Smart futures: Tallinn, Estonia leads emerging fintech hubs
The global fintech market is undergoing spectacular growth, particularly in the US and Europe. While global investment fell overall in the first half of the year, driven by a slowdown of Chinese venture capital commitments, the overall value of deals in the US rose by 60% to $12.7bn.
Outside of the US - and the UK, which sees remarkably high investment in fintechs - the drop in APAC investment is driving an explosion of investment in new fintech hubs across the world, in emerging and previously overlooked markets.
Home to about half a million people (a little more than a third of the country’s population) Tallinn is the heart of Estonia’s burgeoning startup scene. Fintech is a huge part of the country’s ongoing economic growth and a mixture of savvy private and public sector collaboration is driving hopes for Tallin to rival London, Tokyo and San Francisco as a hub for fintech in the coming decade.
There’s a fintech startup in Tallinn for every day of the year except Christmas.
Nina Angelovska wrote for Forbes earlier this year that Estonia “is the land of e-everything, a digital nation and a smart society--the digital pride and a role model for all Europe. Citizens can vote online, get a prescription from a doctor online, pay taxes online, sign documents using their smart device and access any public service online.”
According to research done by World Finance, Estonia has one of the highest ratios of startups per capita in Europe, and a significant number of them are geared towards fintech - 29% of new jobs in the country are in the fintech sector.
According to Startup Estonia, in the space of 12 months from the second half of the 2018 to the second half of the 2019, employee numbers in the local startup sector have grown by 44%, from 3,369 to 4,848 workers.
A great deal of this growth is being driven by the country’s e-residency programme. The (sort of) visa allows anyone to start a business in the country and run it remotely, which has attracted significant foreign investment to the country, largely centering on Tallinn. Pope Francis is even an e-resident.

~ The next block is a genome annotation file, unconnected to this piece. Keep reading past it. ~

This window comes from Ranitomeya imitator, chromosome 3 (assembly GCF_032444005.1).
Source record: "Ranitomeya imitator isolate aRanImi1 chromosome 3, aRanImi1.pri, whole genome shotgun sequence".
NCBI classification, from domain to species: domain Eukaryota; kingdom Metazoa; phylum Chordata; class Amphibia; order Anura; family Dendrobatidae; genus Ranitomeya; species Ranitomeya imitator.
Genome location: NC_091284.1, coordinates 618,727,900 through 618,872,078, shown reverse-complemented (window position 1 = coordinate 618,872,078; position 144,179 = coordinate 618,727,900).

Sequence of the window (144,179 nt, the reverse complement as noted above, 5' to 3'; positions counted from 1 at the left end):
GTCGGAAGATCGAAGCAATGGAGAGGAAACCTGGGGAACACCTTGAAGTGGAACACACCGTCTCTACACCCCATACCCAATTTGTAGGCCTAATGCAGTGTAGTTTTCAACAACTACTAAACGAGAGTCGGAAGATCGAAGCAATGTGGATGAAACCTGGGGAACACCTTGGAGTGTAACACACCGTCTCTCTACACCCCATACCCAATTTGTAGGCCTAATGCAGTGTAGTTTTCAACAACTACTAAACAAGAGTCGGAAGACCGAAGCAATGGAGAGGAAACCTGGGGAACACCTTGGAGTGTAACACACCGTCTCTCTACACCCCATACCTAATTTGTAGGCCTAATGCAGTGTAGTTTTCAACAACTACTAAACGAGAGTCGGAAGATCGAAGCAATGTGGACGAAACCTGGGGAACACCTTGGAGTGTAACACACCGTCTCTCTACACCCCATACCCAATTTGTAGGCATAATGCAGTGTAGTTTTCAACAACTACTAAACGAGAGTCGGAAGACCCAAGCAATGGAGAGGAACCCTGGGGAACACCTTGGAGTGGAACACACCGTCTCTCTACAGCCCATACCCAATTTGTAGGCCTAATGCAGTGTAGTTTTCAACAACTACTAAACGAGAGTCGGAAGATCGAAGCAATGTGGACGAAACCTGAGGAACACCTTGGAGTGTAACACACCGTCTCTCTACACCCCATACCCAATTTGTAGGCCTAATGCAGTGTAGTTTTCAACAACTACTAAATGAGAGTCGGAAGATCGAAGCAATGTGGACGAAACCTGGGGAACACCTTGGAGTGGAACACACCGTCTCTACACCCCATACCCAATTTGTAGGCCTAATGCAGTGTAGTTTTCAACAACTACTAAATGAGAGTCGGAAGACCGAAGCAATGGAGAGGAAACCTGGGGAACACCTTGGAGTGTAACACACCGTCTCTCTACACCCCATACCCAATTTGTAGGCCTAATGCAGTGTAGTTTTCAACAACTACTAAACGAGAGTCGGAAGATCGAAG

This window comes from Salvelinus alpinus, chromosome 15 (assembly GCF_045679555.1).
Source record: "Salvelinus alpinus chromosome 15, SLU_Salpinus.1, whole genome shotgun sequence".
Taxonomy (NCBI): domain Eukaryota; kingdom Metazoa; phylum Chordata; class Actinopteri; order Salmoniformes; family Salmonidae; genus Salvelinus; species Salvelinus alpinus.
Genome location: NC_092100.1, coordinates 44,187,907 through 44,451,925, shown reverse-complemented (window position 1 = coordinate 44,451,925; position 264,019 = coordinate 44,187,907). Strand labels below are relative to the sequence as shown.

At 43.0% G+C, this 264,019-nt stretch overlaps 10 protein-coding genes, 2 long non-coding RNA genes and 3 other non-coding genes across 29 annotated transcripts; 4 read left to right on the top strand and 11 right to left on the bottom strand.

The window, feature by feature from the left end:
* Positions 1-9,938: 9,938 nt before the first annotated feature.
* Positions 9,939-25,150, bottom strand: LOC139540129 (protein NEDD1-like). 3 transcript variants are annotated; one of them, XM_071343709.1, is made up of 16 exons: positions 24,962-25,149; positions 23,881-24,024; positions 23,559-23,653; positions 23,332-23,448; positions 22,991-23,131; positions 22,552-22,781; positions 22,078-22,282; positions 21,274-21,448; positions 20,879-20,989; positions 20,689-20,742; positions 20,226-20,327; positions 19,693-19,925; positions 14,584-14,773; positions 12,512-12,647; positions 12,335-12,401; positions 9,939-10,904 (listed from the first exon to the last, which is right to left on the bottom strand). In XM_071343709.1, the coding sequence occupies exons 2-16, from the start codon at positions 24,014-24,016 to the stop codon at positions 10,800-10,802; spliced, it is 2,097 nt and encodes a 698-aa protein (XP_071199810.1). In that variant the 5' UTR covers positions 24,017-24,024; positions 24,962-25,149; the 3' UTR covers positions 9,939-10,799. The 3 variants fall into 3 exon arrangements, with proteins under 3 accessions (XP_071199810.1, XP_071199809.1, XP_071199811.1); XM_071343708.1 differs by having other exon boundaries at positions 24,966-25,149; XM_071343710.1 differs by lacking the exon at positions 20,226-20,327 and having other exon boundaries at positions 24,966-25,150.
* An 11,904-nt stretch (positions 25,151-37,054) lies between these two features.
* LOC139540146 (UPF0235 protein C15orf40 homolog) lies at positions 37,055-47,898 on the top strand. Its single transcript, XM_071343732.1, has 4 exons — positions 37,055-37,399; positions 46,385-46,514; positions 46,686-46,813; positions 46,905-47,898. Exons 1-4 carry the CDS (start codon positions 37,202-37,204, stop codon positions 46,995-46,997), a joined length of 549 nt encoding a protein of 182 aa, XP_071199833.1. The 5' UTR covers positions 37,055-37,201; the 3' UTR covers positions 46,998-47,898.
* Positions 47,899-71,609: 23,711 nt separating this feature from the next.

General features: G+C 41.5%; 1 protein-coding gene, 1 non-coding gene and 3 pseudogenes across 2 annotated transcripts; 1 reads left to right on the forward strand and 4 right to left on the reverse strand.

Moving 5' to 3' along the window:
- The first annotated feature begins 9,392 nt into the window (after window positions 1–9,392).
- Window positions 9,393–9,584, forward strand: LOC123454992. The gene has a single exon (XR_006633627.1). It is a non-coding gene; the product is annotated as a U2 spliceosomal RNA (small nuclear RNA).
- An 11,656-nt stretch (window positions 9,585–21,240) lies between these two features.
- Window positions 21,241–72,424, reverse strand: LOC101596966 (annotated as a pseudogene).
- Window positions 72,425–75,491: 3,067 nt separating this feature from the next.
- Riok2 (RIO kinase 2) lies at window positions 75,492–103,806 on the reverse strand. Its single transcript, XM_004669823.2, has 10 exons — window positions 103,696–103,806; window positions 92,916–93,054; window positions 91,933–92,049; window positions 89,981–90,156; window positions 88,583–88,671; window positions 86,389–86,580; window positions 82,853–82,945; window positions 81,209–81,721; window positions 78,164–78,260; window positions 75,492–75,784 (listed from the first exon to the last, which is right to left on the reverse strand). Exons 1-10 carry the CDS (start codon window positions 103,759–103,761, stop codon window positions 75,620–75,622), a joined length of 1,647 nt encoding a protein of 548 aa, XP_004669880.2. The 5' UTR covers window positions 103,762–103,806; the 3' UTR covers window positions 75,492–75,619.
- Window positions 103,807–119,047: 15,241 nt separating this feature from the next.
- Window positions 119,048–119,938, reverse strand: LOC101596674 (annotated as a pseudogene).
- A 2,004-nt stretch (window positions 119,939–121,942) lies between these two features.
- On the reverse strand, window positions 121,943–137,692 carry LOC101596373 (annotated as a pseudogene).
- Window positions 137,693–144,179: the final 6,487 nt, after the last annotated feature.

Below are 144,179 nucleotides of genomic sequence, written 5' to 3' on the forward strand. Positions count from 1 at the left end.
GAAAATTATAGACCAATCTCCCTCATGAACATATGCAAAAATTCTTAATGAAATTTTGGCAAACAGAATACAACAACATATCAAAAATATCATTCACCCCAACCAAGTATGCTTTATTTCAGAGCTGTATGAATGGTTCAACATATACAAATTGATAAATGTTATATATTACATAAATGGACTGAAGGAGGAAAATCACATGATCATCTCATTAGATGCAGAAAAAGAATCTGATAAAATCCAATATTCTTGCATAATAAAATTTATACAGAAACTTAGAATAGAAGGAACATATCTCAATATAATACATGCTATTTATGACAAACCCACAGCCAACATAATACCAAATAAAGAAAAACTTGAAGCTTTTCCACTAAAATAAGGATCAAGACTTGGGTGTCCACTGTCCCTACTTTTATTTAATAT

The direct impact of the program is estimated to have been about $15mn, and its second iteration is being hailed as an exemplary digital transformation initiative.
Here are three of the most exciting fintechs that call the city home.
A global funding, investing and research platform for startups and venture capitalists founded in 2013, Funderbeam mines data from various public and private sources, including CrunchBase, to create valuable insights.
Through its Marketplace, Funderbeam allows investors to trade their investments to one another as startup founders pitch for funding. Founded by Kaidi Ruusalepp and Urmas Peiker, Funderbeam’s platform launched in 2016.
Characterised at the “Stripe for identify management,” Veriff was founded in 2015 by 20-year-old CEO Kaarel Kotka. The company seeks to become an identity verification service for companies like Airbnb and Uber.
At the age of only 14, Kotka was looking for a way to buy biodegradable twine for hay bales he needed on his family farm.
Due to being 14, eBay didn’t allow him to sign up for the service. “He quickly photoshopped the picture of his ID to state that he was born 10 years earlier and could order the rope he needed.” Years later, he came across similar verification systems that could be fooled just as easily and began thinking of a way to improve these systems.
Now, Veriff has accumulated more than $11mn in funding to use video verification to capture and verify document data across different registers.
Bondora is a P2P lending platform for unsecured personal loans and automated investing. The platform claims to have 9000+ investors from 37 countries and 100,000 borrowers across three countries.
It’s received more than $7mn in funding so far and claims its users have generated more than $36mn over its 11 year history.